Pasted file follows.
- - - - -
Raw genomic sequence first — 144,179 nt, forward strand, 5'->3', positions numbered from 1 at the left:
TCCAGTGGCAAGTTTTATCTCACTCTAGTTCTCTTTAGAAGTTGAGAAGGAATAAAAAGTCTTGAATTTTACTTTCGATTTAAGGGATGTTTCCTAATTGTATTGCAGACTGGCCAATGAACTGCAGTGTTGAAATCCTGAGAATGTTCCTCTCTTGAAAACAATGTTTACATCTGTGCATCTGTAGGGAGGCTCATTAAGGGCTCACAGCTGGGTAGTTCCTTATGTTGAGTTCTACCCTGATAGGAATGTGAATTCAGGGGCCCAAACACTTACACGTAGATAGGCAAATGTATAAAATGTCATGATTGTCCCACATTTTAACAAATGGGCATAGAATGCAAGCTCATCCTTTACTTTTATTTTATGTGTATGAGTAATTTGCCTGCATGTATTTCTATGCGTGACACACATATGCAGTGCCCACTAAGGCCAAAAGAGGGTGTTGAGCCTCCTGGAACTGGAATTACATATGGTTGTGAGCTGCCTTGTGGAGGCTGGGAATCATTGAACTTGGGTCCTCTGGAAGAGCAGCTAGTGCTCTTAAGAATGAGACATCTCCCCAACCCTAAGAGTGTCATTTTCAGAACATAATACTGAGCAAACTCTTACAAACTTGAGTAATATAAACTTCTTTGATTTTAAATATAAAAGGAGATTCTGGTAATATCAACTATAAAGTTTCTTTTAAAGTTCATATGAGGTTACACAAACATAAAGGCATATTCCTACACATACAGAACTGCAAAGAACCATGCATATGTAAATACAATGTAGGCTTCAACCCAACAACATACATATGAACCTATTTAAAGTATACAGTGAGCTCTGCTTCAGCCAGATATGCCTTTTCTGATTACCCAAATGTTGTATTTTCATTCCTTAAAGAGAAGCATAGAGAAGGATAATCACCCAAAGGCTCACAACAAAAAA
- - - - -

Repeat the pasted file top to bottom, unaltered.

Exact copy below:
Raw genomic sequence first — 144,179 nt, forward strand, 5'->3', positions numbered from 1 at the left:
TCCAGTGGCAAGTTTTATCTCACTCTAGTTCTCTTTAGAAGTTGAGAAGGAATAAAAAGTCTTGAATTTTACTTTCGATTTAAGGGATGTTTCCTAATTGTATTGCAGACTGGCCAATGAACTGCAGTGTTGAAATCCTGAGAATGTTCCTCTCTTGAAAACAATGTTTACATCTGTGCATCTGTAGGGAGGCTCATTAAGGGCTCACAGCTGGGTAGTTCCTTATGTTGAGTTCTACCCTGATAGGAATGTGAATTCAGGGGCCCAAACACTTACACGTAGATAGGCAAATGTATAAAATGTCATGATTGTCCCACATTTTAACAAATGGGCATAGAATGCAAGCTCATCCTTTACTTTTATTTTATGTGTATGAGTAATTTGCCTGCATGTATTTCTATGCGTGACACACATATGCAGTGCCCACTAAGGCCAAAAGAGGGTGTTGAGCCTCCTGGAACTGGAATTACATATGGTTGTGAGCTGCCTTGTGGAGGCTGGGAATCATTGAACTTGGGTCCTCTGGAAGAGCAGCTAGTGCTCTTAAGAATGAGACATCTCCCCAACCCTAAGAGTGTCATTTTCAGAACATAATACTGAGCAAACTCTTACAAACTTGAGTAATATAAACTTCTTTGATTTTAAATATAAAAGGAGATTCTGGTAATATCAACTATAAAGTTTCTTTTAAAGTTCATATGAGGTTACACAAACATAAAGGCATATTCCTACACATACAGAACTGCAAAGAACCATGCATATGTAAATACAATGTAGGCTTCAACCCAACAACATACATATGAACCTATTTAAAGTATACAGTGAGCTCTGCTTCAGCCAGATATGCCTTTTCTGATTACCCAAATGTTGTATTTTCATTCCTTAAAGAGAAGCATAGAGAAGGATAATCACCCAAAGGCTCACAACAAAAAA